The impact of patient age on practice patterns and outcomes for primary hyperparathyroidism

Whitney Sutton, Joseph K. Canner, Jessica B. Shank, Abbey L. Fingeret, Shkala Karzai, Dorry L. Segev, Jason D. Prescott, Aarti Mathur

Research output: Contribution to journalArticlepeer-review

Abstract

Background: Management of asymptomatic primary hyperparathyroidism (PHPT) in older patients (age >50) is controversial. The 4th International Workshop on the Management of Asymptomatic PHPT recommends surveillance for older patients who lack objective signs of disease, whereas The American Association of Endocrine Surgeons (AAES) guidelines recommend consideration of parathyroidectomy for patients of any age with subjective constitutional, neuropsychiatric, or cognitive symptoms. Therefore, the primary objective of this study was to evaluate the association between patient age and both practice patterns and outcomes in the management of patients with sporadic PHPT. Methods: The Collaborative Endocrine Surgery Quality Improvement Program (CESQIP) database was queried for all adults (age ≥18) who underwent an index parathyroidectomy for sporadic primary hyperparathyroidism between 2014 and 2020. Associations between patient age (≤50 years vs. >50 years) and both practice patterns and outcomes were evaluated separately using adjusted multivariable logistic and multinomial regression models. Results: Of 9,938 patients who underwent parathyroidectomy, 8,080 (81.3%) were >50 years old and 1,858 (18.7%) were ≤50. Of this cohort, 17% of older patients and 26% of younger patients presented with only subjective symptoms. Compared to younger patients, older patients were more likely to have an objective indication for parathyroidectomy (aOR = 1.8, 95%CI: 1.6–2.0, p < 0.001). They were also more likely to undergo ≥2 imaging studies pre-operatively (aOR = 1.2, 95%CI: 1.1–1.3, p = 0.003), to undergo bilateral neck exploration (aOR = 1.4, 95%CI: 1.3–1.6, p < 0.001), and to have multi-gland disease (aOR = 1.6, 95%CI: 1.4–1.8, p < 0.001). There was no difference between age groups and parathyroidectomy-related complications including hypocalcemia, vocal cord dysfunction, hematoma requiring evacuation, or reintubation, however, older patients were less likely to have any peri-operative morbidity (aOR = 0.7, 95%CI: 0.6–0.9, p = 0.011). Conclusions: Older patients were more likely to meet objective criteria prior to undergoing parathyroidectomy by CESQIP participating high-volume endocrine surgeons, however they were less likely to have peri-operative complications compared to younger patients. Given the growing evidence demonstrating improvement of both objective and subjective symptoms after parathyroidectomy for PHPT, additional studies are still needed to fully understand the benefit of surgical referral in older adults for less objective indications.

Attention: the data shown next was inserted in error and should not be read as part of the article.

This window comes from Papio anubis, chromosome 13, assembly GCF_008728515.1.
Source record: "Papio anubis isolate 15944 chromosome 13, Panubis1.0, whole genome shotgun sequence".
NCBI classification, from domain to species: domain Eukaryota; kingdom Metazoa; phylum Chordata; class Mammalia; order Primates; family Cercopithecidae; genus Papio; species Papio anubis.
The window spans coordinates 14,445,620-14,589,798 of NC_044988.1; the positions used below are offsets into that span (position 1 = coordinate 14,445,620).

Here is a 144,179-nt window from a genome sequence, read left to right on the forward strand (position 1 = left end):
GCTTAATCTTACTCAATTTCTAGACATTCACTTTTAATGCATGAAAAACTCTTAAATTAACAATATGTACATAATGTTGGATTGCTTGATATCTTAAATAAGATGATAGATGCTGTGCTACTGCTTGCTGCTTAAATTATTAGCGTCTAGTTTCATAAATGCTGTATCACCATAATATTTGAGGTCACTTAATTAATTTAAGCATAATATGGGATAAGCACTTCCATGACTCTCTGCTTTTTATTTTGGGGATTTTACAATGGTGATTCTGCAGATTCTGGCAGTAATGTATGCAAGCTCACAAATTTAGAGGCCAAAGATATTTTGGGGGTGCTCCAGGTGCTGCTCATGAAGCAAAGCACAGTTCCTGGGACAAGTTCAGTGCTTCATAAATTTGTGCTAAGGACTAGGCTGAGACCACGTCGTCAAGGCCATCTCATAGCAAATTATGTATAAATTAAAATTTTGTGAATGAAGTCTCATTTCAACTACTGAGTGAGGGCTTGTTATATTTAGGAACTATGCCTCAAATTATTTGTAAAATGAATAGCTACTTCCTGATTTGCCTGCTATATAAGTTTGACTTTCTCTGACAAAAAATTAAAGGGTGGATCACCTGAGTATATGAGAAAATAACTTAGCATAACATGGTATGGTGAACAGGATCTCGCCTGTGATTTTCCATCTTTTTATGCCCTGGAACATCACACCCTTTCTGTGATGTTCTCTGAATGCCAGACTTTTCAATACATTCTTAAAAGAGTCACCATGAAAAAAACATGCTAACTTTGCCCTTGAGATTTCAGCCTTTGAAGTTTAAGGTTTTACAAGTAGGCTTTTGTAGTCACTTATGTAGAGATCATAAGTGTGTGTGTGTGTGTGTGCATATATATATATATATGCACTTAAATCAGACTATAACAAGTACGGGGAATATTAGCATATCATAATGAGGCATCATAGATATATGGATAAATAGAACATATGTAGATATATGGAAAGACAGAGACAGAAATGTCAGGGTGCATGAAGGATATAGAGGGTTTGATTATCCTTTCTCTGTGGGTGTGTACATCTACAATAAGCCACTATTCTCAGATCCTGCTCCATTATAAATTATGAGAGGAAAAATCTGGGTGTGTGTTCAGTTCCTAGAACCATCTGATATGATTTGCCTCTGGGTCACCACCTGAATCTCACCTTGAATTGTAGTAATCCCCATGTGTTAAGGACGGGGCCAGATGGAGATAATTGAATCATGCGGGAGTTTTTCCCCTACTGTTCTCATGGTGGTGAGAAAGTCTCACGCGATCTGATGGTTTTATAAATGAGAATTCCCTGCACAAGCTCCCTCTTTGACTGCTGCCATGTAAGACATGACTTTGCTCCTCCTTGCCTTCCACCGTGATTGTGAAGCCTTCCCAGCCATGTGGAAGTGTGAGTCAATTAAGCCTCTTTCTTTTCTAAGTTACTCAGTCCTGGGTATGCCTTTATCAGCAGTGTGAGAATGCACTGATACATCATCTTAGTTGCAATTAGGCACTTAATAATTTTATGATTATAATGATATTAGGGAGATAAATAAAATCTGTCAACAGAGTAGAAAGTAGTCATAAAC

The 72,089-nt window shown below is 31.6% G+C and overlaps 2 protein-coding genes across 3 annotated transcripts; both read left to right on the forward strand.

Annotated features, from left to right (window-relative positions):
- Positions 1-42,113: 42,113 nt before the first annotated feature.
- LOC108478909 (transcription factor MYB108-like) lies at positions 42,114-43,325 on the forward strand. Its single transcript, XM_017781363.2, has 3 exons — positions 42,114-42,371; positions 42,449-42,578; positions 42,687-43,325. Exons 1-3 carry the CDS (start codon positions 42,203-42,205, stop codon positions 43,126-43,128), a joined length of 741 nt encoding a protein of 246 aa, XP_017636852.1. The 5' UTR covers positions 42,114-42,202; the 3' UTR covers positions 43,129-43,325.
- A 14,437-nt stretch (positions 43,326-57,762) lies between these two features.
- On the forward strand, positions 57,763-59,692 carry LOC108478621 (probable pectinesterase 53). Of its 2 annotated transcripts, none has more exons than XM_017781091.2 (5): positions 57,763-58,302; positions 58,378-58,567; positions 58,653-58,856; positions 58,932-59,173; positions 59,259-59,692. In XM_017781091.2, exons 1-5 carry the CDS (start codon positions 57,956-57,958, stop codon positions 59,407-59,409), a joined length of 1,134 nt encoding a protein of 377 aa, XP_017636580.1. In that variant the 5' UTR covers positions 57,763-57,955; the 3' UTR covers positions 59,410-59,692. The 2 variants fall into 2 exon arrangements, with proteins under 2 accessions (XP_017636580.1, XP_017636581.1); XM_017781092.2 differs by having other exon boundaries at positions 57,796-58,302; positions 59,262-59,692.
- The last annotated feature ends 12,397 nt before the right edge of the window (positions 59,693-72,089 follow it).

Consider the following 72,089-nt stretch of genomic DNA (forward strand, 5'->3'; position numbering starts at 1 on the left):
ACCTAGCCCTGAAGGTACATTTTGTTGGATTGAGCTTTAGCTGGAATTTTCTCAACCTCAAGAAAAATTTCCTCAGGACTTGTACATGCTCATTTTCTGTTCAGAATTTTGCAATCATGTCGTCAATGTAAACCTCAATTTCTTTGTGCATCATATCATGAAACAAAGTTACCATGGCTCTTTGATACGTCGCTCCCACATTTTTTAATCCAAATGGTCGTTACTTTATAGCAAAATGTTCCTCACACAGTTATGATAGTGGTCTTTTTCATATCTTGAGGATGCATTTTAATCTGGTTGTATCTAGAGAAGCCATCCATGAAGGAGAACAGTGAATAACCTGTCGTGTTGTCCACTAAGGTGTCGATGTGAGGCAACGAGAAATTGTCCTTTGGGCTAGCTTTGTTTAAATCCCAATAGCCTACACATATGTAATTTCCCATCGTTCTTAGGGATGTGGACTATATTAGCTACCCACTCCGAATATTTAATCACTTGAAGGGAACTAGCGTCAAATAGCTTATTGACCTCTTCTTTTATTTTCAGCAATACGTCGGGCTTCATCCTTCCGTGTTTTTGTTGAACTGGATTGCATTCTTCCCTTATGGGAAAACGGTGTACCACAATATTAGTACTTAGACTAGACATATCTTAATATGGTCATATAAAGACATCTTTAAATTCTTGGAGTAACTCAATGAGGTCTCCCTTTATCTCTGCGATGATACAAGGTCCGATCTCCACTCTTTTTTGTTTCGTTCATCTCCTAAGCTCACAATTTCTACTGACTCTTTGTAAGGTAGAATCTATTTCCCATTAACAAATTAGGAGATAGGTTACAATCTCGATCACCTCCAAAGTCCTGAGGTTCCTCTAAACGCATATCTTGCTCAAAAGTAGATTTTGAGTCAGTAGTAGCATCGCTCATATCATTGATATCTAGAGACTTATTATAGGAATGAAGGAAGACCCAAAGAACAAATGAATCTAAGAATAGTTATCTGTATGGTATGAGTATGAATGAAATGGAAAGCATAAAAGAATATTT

Original languageEnglish (US)
JournalAmerican journal of surgery
DOIs
StateAccepted/In press - 2022

ASJC Scopus subject areas

  • Surgery

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